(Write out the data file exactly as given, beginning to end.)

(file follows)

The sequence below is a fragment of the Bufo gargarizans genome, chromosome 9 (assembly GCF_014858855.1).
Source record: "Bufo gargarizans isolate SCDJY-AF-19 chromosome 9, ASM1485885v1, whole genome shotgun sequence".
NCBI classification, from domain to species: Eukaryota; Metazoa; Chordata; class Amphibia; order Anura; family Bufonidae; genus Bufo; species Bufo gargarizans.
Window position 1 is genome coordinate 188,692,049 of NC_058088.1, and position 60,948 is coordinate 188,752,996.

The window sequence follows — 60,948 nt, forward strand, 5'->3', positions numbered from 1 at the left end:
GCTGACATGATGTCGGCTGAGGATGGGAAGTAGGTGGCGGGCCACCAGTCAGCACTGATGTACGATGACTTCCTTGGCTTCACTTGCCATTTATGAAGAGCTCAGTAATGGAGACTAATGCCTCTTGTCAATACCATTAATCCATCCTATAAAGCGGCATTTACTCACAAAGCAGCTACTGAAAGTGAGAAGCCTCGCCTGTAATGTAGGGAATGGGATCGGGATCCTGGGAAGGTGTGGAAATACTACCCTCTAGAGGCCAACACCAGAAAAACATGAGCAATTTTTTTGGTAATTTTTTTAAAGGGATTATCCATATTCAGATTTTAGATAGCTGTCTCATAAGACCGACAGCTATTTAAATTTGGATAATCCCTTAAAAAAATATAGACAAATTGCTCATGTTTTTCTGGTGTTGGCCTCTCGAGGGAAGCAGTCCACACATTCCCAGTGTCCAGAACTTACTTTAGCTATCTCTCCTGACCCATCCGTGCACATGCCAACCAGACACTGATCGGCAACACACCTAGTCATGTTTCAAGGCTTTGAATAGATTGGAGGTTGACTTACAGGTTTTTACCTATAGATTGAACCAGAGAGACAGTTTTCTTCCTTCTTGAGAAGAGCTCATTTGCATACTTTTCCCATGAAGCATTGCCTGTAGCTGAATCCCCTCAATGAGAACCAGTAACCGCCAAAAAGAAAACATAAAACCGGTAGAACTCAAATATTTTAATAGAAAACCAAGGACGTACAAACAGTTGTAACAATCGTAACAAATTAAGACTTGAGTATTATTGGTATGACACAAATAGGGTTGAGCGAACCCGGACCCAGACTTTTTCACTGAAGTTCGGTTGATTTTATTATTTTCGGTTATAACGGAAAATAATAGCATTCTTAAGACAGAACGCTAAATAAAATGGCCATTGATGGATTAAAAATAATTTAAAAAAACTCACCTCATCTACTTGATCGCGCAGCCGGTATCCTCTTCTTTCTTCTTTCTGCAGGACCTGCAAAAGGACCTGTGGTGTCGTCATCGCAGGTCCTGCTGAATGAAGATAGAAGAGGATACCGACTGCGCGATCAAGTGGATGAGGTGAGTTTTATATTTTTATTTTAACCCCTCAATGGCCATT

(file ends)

The sequence below is a fragment of the Bufo gargarizans genome, chromosome 9 (assembly GCF_014858855.1).
Source record: "Bufo gargarizans isolate SCDJY-AF-19 chromosome 9, ASM1485885v1, whole genome shotgun sequence".
NCBI classification, from domain to species: Eukaryota; Metazoa; Chordata; class Amphibia; order Anura; family Bufonidae; genus Bufo; species Bufo gargarizans.
Window position 1 is genome coordinate 188,692,049 of NC_058088.1, and position 60,948 is coordinate 188,752,996.

The window sequence follows — 60,948 nt, forward strand, 5'->3', positions numbered from 1 at the left end:
GCTGACATGATGTCGGCTGAGGATGGGAAGTAGGTGGCGGGCCACCAGTCAGCACTGATGTACGATGACTTCCTTGGCTTCACTTGCCATTTATGAAGAGCTCAGTAATGGAGACTAATGCCTCTTGTCAATACCATTAATCCATCCTATAAAGCGGCATTTACTCACAAAGCAGCTACTGAAAGTGAGAAGCCTCGCCTGTAATGTAGGGAATGGGATCGGGATCCTGGGAAGGTGTGGAAATACTACCCTCTAGAGGCCAACACCAGAAAAACATGAGCAATTTTTTTGGTAATTTTTTTAAAGGGATTATCCATATTCAGATTTTAGATAGCTGTCTCATAAGACCGACAGCTATTTAAATTTGGATAATCCCTTAAAAAAATATAGACAAATTGCTCATGTTTTTCTGGTGTTGGCCTCTCGAGGGAAGCAGTCCACACATTCCCAGTGTCCAGAACTTACTTTAGCTATCTCTCCTGACCCATCCGTGCACATGCCAACCAGACACTGATCGGCAACACACCTAGTCATGTTTCAAGGCTTTGAATAGATTGGAGGTTGACTTACAGGTTTTTACCTATAGATTGAACCAGAGAGACAGTTTTCTTCCTTCTTGAGAAGAGCTCATTTGCATACTTTTCCCATGAAGCATTGCCTGTAGCTGAATCCCCTCAATGAGAACCAGTAACCGCCAAAAAGAAAACATAAAACCGGTAGAACTCAAATATTTTAATAGAAAACCAAGGACGTACAAACAGTTGTAACAATCGTAACAAATTAAGACTTGAGTATTATTGGTATGACACAAATAGGGTTGAGCGAACCCGGACCCAGACTTTTTCACTGAAGTTCGGTTGATTTTATTATTTTCGGTTATAACGGAAAATAATAGCATTCTTAAGACAGAACGCTAAATAAAATGGCCATTGATGGATTAAAAATAATTTAAAAAAACTCACCTCATCTACTTGATCGCGCAGCCGGTATCCTCTTCTTTCTTCTTTCTGCAGGACCTGCAAAAGGACCTGTGGTGTCGTCATCGCAGGTCCTGCTGAATGAAGATAGAAGAGGATACCGACTGCGCGATCAAGTGGATGAGGTGAGTTTTATATTTTTATTTTAACCCCTCAATGGCCATT